Pulls from the Cask

Pick it, pack it, fire it up. Come along, and take a pull from the cask. Bonus points for calling me out on my strange reference there.

I just love having access to this little cask of Little Bear's Brown Beer available. Not only can I sample beer that isn't really ready yet, but I can sample it in small doses. I pulled like two ounces tonight, and just savored every drop of it. It took me 20 minutes to drink those two ounces of 4.3% session mild/American Brown Ale. Sometimes I can down a Sierra Nevada Bigfoot in 20 minutes.

I guess it's just fascinating to me to witness day by day the subtly changing and improving character of the beer as it conditions. Part of it might be just getting rid of those residual sugars meant to be turned into bubbles. Part of it might just be the act of aging and mellowing with age, though I would think that happens on a longer time scale than day-by-day, but you never know.

I'm getting closer every batch to a kegging system.


Water Dispenser "Cask"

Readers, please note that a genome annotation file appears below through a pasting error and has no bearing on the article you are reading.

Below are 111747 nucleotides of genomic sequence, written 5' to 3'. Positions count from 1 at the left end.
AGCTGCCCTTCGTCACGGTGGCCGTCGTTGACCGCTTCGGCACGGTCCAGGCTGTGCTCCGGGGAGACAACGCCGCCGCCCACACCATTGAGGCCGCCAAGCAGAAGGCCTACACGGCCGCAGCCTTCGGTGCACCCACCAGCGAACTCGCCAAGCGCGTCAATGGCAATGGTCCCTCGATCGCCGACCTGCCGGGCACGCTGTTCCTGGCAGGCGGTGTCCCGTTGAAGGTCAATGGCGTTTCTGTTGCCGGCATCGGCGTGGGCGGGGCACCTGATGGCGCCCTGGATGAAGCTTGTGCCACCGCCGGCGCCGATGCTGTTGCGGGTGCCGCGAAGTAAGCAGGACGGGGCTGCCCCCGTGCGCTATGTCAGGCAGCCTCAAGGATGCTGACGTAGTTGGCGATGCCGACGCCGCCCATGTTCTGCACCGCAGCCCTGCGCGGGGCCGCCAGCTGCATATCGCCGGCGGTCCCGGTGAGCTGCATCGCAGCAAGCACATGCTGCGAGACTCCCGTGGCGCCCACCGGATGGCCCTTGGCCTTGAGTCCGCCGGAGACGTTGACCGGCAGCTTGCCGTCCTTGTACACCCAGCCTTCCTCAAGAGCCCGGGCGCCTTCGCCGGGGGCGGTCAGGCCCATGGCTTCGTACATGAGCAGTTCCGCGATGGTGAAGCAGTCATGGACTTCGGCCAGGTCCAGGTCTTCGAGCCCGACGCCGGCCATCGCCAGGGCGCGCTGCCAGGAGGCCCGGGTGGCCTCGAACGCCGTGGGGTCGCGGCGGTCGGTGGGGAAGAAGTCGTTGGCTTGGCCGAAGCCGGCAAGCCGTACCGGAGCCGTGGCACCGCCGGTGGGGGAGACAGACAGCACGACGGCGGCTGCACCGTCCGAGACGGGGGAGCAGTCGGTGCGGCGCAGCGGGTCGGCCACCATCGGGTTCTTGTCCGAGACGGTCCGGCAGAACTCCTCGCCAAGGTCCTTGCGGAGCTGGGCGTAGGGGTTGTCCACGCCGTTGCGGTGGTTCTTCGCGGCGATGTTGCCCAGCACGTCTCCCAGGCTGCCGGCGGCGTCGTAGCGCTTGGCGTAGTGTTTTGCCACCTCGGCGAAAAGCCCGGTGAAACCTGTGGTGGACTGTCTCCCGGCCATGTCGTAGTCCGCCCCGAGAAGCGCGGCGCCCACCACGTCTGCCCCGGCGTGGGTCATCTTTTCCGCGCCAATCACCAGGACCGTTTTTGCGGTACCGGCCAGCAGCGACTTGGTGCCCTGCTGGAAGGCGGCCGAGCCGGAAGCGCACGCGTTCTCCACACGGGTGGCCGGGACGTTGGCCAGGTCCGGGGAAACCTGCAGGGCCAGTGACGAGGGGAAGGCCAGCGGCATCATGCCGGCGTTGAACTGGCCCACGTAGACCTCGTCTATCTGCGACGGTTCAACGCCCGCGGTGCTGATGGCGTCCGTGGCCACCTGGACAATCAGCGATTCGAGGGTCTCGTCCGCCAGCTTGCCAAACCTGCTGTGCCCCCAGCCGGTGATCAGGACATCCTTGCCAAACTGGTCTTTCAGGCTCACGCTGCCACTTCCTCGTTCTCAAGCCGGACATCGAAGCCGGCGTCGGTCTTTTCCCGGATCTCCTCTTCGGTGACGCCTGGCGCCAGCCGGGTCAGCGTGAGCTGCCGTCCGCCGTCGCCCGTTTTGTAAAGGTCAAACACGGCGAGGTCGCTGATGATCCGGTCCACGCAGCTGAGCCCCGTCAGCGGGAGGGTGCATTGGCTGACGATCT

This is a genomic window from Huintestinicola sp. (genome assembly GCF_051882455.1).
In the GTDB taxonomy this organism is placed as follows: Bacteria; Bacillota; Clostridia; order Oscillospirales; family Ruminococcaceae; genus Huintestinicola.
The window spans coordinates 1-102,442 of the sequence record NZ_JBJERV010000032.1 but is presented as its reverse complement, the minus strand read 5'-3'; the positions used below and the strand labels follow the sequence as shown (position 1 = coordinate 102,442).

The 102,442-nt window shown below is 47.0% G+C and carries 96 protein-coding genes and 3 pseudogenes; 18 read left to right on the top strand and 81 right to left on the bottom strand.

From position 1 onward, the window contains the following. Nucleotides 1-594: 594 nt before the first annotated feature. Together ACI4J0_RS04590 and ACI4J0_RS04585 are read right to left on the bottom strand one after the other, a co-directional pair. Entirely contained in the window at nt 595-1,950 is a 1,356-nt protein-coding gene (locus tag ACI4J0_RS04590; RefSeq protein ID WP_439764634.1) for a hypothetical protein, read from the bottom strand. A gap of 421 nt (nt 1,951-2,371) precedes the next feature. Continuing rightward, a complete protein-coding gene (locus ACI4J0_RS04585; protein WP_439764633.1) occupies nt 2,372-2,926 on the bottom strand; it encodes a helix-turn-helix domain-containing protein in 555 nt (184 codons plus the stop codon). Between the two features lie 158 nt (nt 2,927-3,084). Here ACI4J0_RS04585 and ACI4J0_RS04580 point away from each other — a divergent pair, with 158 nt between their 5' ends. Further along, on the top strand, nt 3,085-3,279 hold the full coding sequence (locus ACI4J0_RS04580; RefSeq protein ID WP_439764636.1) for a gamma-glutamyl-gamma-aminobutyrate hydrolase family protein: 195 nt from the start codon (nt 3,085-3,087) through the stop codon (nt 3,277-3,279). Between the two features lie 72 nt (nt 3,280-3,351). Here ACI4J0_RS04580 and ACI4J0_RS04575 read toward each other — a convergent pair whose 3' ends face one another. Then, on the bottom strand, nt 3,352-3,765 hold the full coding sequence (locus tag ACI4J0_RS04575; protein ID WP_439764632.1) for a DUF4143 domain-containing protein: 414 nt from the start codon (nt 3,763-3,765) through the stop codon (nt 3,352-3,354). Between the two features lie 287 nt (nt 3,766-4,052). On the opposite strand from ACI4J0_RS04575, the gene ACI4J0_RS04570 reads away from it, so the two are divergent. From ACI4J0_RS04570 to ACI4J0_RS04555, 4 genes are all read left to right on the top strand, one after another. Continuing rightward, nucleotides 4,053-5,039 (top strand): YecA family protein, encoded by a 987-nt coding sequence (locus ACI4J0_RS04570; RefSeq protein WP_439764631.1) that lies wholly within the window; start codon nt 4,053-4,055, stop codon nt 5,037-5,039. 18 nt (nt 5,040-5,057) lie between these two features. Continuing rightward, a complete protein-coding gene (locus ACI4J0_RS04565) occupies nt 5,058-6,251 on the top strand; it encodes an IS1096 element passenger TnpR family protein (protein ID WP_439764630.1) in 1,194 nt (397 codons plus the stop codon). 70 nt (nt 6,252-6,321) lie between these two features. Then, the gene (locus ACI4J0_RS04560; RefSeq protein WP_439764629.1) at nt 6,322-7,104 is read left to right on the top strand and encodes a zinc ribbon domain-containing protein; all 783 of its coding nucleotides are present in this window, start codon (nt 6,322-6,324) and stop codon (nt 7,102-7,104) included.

First of all - Merry Christmas!

I brewed a small Brown Ale to be used as a starter for my big Imperial Stout. It was bottled Saturday night. As an experiment, I bottled part of it in a little one-gallon water dispenser. I thought of it as a self-introduction to kegging with only $5 of equipment needed - the dispenser. It would save bottling time by taking a relatively large volume of liquid into one vessel, and it would be a fun way to dispense the beer, enabling me to take just a few ounces if I want. Plus it would be sort of like cask-conditioned - fed by gravity with no CO2 needed at all

The dispenser looks something like the one above - except that one in the picture is two gallons, and mine is more like one gallon.

One of my main concerns about this is whether or not this vessel is capable of holding the pressure that will be in there with the carbonation and all, but I'll never know if I don't try. OK, I just realized I should post photos of the actual thing I have: first, in my temperature controlled fermenting/conditioning fridge, then from the front, and then from the side.

So with this recently bottled batch of Little Bear's Brown Beer, my "barometer" PET plastic bottle is getting firm, and this rubbermaid dispenser is bulging out quite a bit, so I could no longer resist taking a little sample. After all, sampling a small amount is so easy with this dispenser! That's part of the benefit I hope to gain.